Trump made repeated allegations that voting machines were part of the "rigged" election. Barr told the committee that he told Trump, "I saw absolutely zero basis for the allegations." Trump had suggested that the machines were a sign of "systemic corruption" and that they were controlled by somebody else. Barr said he told Trump such statements were "complete nonsense."

"I told him it was crazy stuff and they were wasting their time on that," Barr said.

The federal Cybersecurity and Infrastructure Security Agency issued an advisory June 3 stating there are vulnerabilities affecting versions of Dominion Voting Systems’ software, but the agency also said that it had "no evidence" that these vulnerabilities have been exploited in any elections.

The committee also played a clip of its interview with Jason Miller, a Trump campaign spokesperson, who testified that the lead data person with the campaign told Trump in "blunt terms that he was going to lose" based on information reported by counties and states.

Voter fraud prosecutions would not have affected outcome of the election

PolitiFact has been fact-checking claims about election results since November 2020. Seventeen months after Election Day, the election results are even more certain: Joe Biden won.

The number of people prosecuted for voter fraud in the presidential election was so tiny that even if all the fraudulent votes found by officials were eliminated or counted for Trump, they still would not have delivered a victory to him.

The Associated Press published one of the most sweeping investigations into voter fraud cases around the country in December 2021, contacting more than 300 local election offices as well as state officials. The AP found fewer than 475 voter potential fraud cases in six battleground states: Arizona, Georgia, Michigan, Nevada, Pennsylvania and Wisconsin. The disputed ballots represent 0.15% of Biden’s victory margin in those states.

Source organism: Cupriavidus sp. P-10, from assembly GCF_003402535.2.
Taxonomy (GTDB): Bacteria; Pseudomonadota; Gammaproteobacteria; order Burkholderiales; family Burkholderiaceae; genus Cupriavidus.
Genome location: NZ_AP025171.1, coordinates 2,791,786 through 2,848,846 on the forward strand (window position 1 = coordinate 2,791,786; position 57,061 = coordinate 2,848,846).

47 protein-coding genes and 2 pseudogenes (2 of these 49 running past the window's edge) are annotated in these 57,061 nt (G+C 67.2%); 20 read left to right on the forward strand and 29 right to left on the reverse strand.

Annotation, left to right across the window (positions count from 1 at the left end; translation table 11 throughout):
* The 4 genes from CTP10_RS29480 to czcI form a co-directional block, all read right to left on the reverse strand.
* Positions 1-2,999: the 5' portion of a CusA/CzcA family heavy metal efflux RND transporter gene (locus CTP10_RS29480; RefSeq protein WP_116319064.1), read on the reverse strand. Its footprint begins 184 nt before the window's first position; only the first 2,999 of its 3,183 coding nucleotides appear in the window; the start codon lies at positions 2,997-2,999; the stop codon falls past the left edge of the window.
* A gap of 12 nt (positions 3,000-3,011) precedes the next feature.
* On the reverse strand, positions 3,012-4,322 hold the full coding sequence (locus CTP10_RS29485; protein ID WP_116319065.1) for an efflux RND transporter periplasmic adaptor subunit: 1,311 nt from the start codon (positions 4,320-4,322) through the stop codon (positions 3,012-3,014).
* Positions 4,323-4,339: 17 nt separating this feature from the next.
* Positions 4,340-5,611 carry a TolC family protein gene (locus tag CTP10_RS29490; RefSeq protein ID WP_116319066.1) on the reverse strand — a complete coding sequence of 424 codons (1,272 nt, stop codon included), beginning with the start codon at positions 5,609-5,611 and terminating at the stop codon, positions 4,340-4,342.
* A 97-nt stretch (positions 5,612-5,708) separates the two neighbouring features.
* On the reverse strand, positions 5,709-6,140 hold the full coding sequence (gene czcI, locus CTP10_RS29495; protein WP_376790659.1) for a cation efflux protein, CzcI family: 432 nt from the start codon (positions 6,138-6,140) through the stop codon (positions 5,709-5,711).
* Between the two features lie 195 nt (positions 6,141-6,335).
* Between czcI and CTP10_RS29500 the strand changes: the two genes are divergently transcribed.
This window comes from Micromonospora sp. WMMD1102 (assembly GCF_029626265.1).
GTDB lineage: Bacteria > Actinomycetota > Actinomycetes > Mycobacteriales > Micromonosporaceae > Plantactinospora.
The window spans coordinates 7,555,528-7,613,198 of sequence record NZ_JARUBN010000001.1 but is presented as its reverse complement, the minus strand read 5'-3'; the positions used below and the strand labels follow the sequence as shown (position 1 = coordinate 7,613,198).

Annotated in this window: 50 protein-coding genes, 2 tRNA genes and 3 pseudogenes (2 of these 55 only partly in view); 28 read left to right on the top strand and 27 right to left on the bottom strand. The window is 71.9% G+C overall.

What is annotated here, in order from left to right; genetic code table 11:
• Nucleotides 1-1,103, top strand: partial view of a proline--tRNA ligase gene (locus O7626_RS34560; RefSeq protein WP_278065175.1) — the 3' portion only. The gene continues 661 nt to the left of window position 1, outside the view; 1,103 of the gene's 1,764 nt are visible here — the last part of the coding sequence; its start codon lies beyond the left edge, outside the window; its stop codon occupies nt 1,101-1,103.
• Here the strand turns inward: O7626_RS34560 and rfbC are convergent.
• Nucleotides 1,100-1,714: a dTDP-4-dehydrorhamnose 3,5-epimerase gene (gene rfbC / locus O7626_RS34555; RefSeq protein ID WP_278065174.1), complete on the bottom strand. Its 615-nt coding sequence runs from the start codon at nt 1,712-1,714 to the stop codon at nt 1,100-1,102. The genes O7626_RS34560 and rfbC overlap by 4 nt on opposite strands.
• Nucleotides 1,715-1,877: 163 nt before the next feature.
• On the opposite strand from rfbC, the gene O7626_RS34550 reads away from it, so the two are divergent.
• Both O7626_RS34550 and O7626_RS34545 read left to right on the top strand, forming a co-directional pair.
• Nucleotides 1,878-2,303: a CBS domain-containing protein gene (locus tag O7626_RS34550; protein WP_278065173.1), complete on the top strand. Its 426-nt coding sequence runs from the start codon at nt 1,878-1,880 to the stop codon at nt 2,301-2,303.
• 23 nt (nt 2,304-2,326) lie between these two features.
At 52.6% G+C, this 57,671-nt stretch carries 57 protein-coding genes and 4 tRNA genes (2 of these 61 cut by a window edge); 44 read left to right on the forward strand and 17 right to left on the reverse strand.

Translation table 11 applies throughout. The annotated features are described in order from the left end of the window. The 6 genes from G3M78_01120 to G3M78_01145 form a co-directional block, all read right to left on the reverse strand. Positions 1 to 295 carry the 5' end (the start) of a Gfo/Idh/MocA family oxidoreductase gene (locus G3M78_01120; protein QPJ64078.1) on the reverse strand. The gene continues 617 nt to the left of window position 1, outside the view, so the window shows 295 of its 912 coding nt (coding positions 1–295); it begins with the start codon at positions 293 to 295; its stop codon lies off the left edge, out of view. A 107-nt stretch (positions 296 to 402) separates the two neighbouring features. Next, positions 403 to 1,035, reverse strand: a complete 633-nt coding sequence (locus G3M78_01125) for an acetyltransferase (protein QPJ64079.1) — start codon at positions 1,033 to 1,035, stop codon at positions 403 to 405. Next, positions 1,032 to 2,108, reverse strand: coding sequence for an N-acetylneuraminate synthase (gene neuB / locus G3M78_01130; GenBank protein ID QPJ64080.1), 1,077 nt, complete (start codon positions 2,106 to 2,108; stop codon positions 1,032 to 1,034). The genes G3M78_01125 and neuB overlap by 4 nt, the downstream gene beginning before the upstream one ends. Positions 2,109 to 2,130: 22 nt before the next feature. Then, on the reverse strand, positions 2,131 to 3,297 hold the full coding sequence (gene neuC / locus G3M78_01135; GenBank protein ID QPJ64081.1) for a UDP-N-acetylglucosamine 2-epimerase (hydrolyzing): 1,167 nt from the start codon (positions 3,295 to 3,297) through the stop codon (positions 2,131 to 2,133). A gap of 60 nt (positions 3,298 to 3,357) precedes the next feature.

The AP found that in Arizona, virtually all of the cases under investigation involved allegations of double voting in Pima County.  In January 2022, Pima County prosecutors announced that they found zero incidents resulting in criminal prosecution.

Investigations or ballot reviews in states have also not turned up widespread fraud that would have changed the outcome.

In Georgia, Trump said thousands of dead people voted, but investigators found just four absentee ballots from Georgia voters who had died, the Atlanta Journal-Constitution reported in December. All were returned by relatives.

In Arizona, state Senate Republicans ordered a review of 2 million ballots in Maricopa County that upheld the finding that Biden beat Trump. An investigation led by Michigan Republican lawmakers found no basis for claims that there was widespread fraud in the 2020 election. In Wisconsin, a conservative group found no evidence of widespread fraud and nothing suspicious about turnout or the timing of the vote tally.

None of these investigations have stopped falsehoods by Trump and his allies that widespread fraud occurred. U.S. Rep. Bennie Thompson, D-Miss., chairman of the select committee, alluded to the continued myth about voter fraud — something that is being perpetuated by multiple Republicans running for secretary of state on a platform of erecting barriers to voting.

"Our democracy remains in danger," Thompson said. "The lies that led to insurrection have put two and a half centuries of constitutional democracy at risk."

Staff writer Hana Stepnick contributed to this article.

RELATED: ​​Ask PolitiFact: What steps do election officials take to prevent fraud?

RELATED: The 2021 Lie of the Year: Lies about the Jan. 6 Capitol attack and its significance

RELATED: PolitiFact’s Jan. 6 coverage

RELATED: The legitimacy of the Jan. 6 committee, explained